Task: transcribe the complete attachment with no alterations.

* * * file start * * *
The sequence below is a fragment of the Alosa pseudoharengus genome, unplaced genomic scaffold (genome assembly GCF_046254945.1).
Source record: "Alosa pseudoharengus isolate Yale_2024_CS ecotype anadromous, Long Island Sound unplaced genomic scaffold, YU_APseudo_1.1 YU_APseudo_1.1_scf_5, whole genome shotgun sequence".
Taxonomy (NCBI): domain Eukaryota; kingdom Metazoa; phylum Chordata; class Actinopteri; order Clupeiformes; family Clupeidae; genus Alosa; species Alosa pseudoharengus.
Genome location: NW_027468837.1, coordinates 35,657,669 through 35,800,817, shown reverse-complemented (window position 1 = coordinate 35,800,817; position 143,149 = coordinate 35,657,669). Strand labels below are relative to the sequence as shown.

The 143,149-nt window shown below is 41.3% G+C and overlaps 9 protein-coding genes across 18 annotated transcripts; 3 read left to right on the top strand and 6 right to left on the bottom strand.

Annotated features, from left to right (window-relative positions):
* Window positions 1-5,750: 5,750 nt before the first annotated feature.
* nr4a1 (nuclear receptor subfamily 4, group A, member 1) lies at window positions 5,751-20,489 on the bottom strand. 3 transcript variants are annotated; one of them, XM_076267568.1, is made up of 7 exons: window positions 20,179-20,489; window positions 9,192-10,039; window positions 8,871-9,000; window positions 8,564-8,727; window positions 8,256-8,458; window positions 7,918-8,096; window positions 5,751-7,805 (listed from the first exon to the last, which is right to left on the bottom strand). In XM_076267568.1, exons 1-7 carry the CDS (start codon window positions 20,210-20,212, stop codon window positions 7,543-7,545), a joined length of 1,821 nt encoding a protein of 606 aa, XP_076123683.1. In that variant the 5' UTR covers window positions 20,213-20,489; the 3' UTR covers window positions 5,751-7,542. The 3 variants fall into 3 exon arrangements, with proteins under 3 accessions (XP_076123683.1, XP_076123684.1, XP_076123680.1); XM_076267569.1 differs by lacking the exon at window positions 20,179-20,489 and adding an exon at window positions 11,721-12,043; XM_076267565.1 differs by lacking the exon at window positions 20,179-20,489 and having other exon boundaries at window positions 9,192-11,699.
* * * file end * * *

The sequence below is a fragment of the Alosa pseudoharengus genome, unplaced genomic scaffold (genome assembly GCF_046254945.1).
Source record: "Alosa pseudoharengus isolate Yale_2024_CS ecotype anadromous, Long Island Sound unplaced genomic scaffold, YU_APseudo_1.1 YU_APseudo_1.1_scf_5, whole genome shotgun sequence".
Taxonomy (NCBI): domain Eukaryota; kingdom Metazoa; phylum Chordata; class Actinopteri; order Clupeiformes; family Clupeidae; genus Alosa; species Alosa pseudoharengus.
Genome location: NW_027468837.1, coordinates 35,657,669 through 35,800,817, shown reverse-complemented (window position 1 = coordinate 35,800,817; position 143,149 = coordinate 35,657,669). Strand labels below are relative to the sequence as shown.

The 143,149-nt window shown below is 41.3% G+C and overlaps 9 protein-coding genes across 18 annotated transcripts; 3 read left to right on the top strand and 6 right to left on the bottom strand.

Annotated features, from left to right (window-relative positions):
* Window positions 1-5,750: 5,750 nt before the first annotated feature.
* nr4a1 (nuclear receptor subfamily 4, group A, member 1) lies at window positions 5,751-20,489 on the bottom strand. 3 transcript variants are annotated; one of them, XM_076267568.1, is made up of 7 exons: window positions 20,179-20,489; window positions 9,192-10,039; window positions 8,871-9,000; window positions 8,564-8,727; window positions 8,256-8,458; window positions 7,918-8,096; window positions 5,751-7,805 (listed from the first exon to the last, which is right to left on the bottom strand). In XM_076267568.1, exons 1-7 carry the CDS (start codon window positions 20,210-20,212, stop codon window positions 7,543-7,545), a joined length of 1,821 nt encoding a protein of 606 aa, XP_076123683.1. In that variant the 5' UTR covers window positions 20,213-20,489; the 3' UTR covers window positions 5,751-7,542. The 3 variants fall into 3 exon arrangements, with proteins under 3 accessions (XP_076123683.1, XP_076123684.1, XP_076123680.1); XM_076267569.1 differs by lacking the exon at window positions 20,179-20,489 and adding an exon at window positions 11,721-12,043; XM_076267565.1 differs by lacking the exon at window positions 20,179-20,489 and having other exon boundaries at window positions 9,192-11,699.